Although the Trump administration could shake up the healthcare market with plans to repeal and replace the Affordable Care Act, antitrust enforcement agencies will see few changes that could impact their aggressive stance against major consolidation in the industry.
Since the George W. Bush administration, the U.S. Department of Justice and Federal Trade Commission have been more active in antitrust enforcement, conducting extensive merger reviews and bringing more cases in federal and administrative courts to challenge prospective deals, both in healthcare and other industries.
That trend is likely to continue in a Trump administration as the agencies have established their own momentum in protecting consumers and competition via aggressive antitrust enforcement. According to Bill Horton of law firm Jones Walker, only a major change from the top down could shift that balance, and it's unclear whether President Donald Trump would make those kinds of changes to the agencies.
“The one thing we can say with confidence about a Trump administration is who knows what promises that have been made will be pursued, let alone accomplished,” he said. “This is the hardest thing to predict. When you have someone who has essentially taken multiple positions on everything, I'm not sure how you determine what will be the position taken.”
Trump and his companies have never been the subject of an FTC or DOJ merger enforcement lawsuit, though he has run up against their antitrust enforcement action in 1988. In that case, the agencies alleged he violated the Hart-Scott-Rodino Antitrust Improvements Act by acquiring stock in two gaming companies without alerting regulators. He settled the suit and paid a civil penalty of $750,000.
Trump has made few comments about antitrust enforcement over the years, and those have typically revolved around media and technology competition issues. His healthcare platform has taken a more populist approach, emphasizing a repeal and replacement of the ACA and promoting individual and small-business interests.
Those populist views could signal that Trump would be against aggregating market power in mega-mergers, according to law firm Manatt Phelps & Phillips' Lisl Dunlop.
“You could see the FTC and DOJ continuing to have the mandate to focus resources on healthcare,” she said. “I think the focus is going to be fairly intense on the insurance sector, given that will be such a centerpiece of whatever they replace the ACA with.”
If the trial docket slows down in the healthcare arena, that could be due to fewer merger and acquisition deals thanks to the current consolidated market, according to experts. “It is somewhat cyclical,” said Bill Berlin of law firm Hall Render Killian Heath & Lyman.
The hospital merger and acquisition landscape has started to slow down already, although it's unclear if the rest of the healthcare industry will follow suit, said Chris Raphaely of Cozen O'Connor, who believes Trump's moves to repeal and replace the ACA and other healthcare positions could indirectly impact antitrust enforcement in the space.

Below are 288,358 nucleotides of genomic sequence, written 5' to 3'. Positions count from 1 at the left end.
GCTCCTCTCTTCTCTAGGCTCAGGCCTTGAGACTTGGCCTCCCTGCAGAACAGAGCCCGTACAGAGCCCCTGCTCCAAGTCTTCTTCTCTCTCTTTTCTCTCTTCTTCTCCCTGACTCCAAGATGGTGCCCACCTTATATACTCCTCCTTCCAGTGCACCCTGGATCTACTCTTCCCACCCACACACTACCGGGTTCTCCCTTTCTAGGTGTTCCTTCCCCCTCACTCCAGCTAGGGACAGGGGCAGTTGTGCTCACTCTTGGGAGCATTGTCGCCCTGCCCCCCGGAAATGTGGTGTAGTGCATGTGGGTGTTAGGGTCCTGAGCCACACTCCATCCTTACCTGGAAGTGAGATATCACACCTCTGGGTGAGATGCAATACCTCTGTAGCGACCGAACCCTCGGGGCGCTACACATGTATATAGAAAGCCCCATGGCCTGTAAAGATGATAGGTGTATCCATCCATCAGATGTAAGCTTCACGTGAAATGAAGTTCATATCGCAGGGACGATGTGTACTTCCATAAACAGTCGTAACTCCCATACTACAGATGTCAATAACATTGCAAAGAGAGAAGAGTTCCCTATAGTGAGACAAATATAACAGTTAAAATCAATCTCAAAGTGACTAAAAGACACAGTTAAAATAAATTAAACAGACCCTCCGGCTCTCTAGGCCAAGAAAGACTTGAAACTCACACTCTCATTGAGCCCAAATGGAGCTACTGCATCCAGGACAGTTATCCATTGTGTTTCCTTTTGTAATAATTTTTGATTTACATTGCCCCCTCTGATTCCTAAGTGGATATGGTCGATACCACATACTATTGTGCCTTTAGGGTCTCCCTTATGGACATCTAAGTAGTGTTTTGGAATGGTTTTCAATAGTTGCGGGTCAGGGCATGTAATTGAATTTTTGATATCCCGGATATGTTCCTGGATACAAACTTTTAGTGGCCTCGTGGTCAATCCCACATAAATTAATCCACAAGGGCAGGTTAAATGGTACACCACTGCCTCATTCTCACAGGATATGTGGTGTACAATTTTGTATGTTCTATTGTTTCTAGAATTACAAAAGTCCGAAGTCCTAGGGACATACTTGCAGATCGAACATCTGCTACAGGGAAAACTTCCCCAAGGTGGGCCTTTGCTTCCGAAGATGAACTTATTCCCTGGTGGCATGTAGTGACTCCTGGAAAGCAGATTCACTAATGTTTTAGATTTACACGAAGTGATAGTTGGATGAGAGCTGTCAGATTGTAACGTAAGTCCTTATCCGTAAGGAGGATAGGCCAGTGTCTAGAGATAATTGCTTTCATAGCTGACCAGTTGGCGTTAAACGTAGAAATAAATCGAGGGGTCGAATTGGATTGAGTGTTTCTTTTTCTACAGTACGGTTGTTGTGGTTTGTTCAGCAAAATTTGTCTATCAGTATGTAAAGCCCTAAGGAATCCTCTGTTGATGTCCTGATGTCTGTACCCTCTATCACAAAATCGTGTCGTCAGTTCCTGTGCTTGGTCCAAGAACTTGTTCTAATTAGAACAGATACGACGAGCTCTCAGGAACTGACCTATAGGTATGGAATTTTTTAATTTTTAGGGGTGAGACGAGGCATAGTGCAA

“He has mentioned allowing insurance companies to do business across state lines, which might lead one to think that he's going to be more tolerant of consolidation than his predecessor might be,” Raphaely said.
An ACA repeal could also change healthcare marketplaces, which could shift the balance in antitrust market reviews, a hot issue in recent FTC merger challenges against the proposed Penn State Hershey Medical Center-PinnacleHealth and Advocate-North Shore deals.
Antitrust isn't a particularly partisan issue, nor is it an issue that Trump has spoken about much. Conservatives tend to be less active regulators as they want government to get out of the way of the free market, but antitrust enforcement is seen as pro-competitive. The lines between political philosophies have been blurred in healthcare merger reviews. Conservative antitrust scholars actually promoted more competition reviews in the industry because they believed a more robust enforcement regime would keep prices down and help consumers, Horton said.
“It's just not quite as straightforward an issue on a conservative-liberal split as some things are,” he said.
What's more, DOJ's antitrust division and the FTC can be fairly insulated from political shifts. Trump will appoint an assistant attorney general to run the antitrust division and will nominate commissioners to fill empty FTC slots, but antitrust is an area where experienced career staff play a significant role in developing cases and determining game plans, said Alston & Bird's Leslie Overton, who worked in the antitrust division during the Bush and Obama administrations.
“During my time serving in both the Bush administration and the Obama administration, the independence of antitrust enforcement including healthcare antitrust enforcement was respected,” she said.
Although Trump has hinted at taking a more active role in law enforcement issues, such as directing a special prosecutor to investigate Hillary Clinton's email scandal, experts say he would take a real risk if he dove into DOJ issues, especially in the antitrust division.
“The staff prides itself on their independence,” said George Hay, a professor at Cornell Law School. “They're professionals. A president who sought to be a very active interventionist would demoralize staff.”
Although experts don't anticipate much of an antitrust enforcement change under Trump, cases could dwindle if the new administration cuts resources. Trump seemingly has advocate a smaller federal government, and he could try to shrink the federal payroll through hiring and wage freezes. “You could literally have less resource in dollars and manpower that could be used to challenge all mergers,” Berlin said.
“The real bottom line though is a great unknown, as are most pieces of his entire administration,” Berlin said.